Bozeman, MT (PRWEB) March 29, 2014
Activity tracker bands, or fitness wearables, just are not that accurate concludes a recent study conducted by the Heart Rate Watch Company and posted on the Heart Rate Watch Company Blog.
"We did some real step counting and wheel measured distances testing a wide array of bands and concluded that they are not very accurate without heart rate to compensate," says Rusty Squire, President of the Heart Rate Watch Company. He adds, "Consumers deserve better than this which is why we chose to carry the only two bands that do heart rate - the Polar Loop and the Garmin Vivofit."
110 Steps Brushing Your Teeth?
"I clocked 110 steps brushing my teeth one day when in reality my feet had not moved," says Squire. He adds, "The distance traveled on these bands is also not calibrated to stride length so it also tends to be inaccurate much more so than GPS watches or foot pods."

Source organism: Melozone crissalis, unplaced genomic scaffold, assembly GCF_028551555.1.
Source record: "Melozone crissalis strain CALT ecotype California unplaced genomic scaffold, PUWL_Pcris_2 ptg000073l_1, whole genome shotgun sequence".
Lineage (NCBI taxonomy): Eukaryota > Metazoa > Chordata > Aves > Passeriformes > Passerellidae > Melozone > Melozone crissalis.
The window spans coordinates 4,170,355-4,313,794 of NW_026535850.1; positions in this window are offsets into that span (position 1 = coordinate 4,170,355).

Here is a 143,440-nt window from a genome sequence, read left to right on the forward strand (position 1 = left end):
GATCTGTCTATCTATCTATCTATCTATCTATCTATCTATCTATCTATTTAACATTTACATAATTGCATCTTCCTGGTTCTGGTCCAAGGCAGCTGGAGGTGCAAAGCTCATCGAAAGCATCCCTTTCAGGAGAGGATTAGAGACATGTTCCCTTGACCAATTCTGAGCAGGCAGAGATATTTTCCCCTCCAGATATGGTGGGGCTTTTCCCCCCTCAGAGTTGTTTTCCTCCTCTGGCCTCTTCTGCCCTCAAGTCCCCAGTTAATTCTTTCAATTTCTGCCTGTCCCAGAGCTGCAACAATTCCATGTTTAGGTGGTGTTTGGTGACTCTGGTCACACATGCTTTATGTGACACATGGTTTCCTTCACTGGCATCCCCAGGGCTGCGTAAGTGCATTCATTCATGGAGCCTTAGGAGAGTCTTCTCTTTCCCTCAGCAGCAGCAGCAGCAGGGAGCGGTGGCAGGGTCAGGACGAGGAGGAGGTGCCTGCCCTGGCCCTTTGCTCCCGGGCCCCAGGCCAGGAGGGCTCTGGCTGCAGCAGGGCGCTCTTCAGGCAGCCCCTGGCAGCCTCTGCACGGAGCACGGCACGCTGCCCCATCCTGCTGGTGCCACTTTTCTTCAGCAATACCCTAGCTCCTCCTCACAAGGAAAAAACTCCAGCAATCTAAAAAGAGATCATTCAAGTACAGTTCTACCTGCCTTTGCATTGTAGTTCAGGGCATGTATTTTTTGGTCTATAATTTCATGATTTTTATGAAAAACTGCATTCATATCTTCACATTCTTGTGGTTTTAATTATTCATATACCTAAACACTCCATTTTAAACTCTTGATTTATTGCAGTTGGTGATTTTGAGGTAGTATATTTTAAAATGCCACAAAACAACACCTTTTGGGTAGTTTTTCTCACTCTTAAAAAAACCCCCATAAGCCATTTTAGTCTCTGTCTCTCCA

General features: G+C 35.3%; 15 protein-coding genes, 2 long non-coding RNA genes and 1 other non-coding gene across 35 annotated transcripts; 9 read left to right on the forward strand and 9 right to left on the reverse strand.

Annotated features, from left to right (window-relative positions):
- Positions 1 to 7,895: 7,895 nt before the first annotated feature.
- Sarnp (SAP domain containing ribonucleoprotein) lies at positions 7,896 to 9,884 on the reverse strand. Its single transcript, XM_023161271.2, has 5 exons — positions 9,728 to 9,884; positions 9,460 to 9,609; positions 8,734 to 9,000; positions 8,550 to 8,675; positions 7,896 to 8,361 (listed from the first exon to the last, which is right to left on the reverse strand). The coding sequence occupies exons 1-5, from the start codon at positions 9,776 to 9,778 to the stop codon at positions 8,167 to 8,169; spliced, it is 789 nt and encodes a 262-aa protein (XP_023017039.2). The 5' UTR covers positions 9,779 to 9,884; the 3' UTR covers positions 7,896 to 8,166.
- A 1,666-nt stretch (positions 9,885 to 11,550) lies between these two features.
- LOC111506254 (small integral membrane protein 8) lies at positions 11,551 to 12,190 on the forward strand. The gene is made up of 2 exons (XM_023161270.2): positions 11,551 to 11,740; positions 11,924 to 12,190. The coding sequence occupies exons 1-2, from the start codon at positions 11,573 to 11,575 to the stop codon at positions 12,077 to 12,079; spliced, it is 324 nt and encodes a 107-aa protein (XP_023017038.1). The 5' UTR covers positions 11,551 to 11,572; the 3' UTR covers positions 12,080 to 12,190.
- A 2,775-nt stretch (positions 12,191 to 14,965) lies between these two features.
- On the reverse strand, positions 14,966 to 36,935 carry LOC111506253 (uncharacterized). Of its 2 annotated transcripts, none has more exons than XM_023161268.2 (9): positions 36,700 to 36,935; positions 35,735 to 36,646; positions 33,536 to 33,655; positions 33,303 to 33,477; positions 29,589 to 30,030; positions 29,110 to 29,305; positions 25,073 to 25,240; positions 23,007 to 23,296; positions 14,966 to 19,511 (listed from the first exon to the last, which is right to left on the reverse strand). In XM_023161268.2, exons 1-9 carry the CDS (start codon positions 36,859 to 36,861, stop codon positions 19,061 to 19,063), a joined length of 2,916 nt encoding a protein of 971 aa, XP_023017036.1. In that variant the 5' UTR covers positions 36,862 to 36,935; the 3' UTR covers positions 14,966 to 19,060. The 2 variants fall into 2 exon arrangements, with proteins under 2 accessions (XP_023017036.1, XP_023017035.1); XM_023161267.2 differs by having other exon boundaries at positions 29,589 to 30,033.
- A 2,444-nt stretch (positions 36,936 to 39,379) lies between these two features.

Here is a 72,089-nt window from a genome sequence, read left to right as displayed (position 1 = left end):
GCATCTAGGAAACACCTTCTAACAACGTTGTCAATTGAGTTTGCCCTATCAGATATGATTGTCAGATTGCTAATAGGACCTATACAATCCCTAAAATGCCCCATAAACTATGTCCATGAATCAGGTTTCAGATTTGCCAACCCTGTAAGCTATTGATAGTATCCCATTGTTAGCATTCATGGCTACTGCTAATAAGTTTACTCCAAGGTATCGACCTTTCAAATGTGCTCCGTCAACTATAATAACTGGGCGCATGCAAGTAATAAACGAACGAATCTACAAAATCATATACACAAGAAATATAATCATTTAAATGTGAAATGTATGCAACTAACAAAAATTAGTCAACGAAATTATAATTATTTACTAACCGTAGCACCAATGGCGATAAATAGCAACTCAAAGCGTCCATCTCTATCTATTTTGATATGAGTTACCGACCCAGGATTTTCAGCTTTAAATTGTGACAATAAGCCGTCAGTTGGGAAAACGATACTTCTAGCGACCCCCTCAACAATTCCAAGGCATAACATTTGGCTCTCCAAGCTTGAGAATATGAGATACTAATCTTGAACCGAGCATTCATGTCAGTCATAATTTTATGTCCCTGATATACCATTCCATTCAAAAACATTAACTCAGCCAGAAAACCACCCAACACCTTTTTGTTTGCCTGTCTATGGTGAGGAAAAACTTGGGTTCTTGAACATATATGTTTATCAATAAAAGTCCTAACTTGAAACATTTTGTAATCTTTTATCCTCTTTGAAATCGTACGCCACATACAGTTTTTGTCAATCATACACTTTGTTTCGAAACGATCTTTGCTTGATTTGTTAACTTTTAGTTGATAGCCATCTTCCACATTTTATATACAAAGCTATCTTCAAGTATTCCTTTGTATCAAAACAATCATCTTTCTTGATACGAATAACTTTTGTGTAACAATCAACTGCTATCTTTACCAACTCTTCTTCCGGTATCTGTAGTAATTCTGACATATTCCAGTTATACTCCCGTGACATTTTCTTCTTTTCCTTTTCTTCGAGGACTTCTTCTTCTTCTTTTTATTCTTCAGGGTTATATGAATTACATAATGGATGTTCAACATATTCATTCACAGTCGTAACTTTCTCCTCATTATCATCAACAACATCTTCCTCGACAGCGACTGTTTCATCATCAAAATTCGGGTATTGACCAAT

What is to Like?
"The fact that these bands are making consumers more conscious of their activity is perhaps the best feature these bands share," says Squire.
700 Calories Versus 120?
"I wore a popular activity tracker for a spinning class and then a regular Polar heart rate monitor," says Squire. He adds, "Since my wrist was not moving, the activity tracker only showed 120 calories for the hour-long class whereas the Polar heart rate monitor showed 678."
Why Activity Trackers Like Polar Loop Work
"Activity trackers like the Polar Loop get real-time heart rate data so they provide you with real feedback on intensity, especially when your wrist is stationary," says Squire. He adds, "The Loop and Garmin Vivofit are the only way to go in our opinion."
Talk to the Experts
"If you'd like to talk with an expert that actually tests and uses the products they sell, then simply call us at 866-586-7129," says Squire. He adds, "See what a difference it makes to actually talk to somebody that tests and uses the products they sell."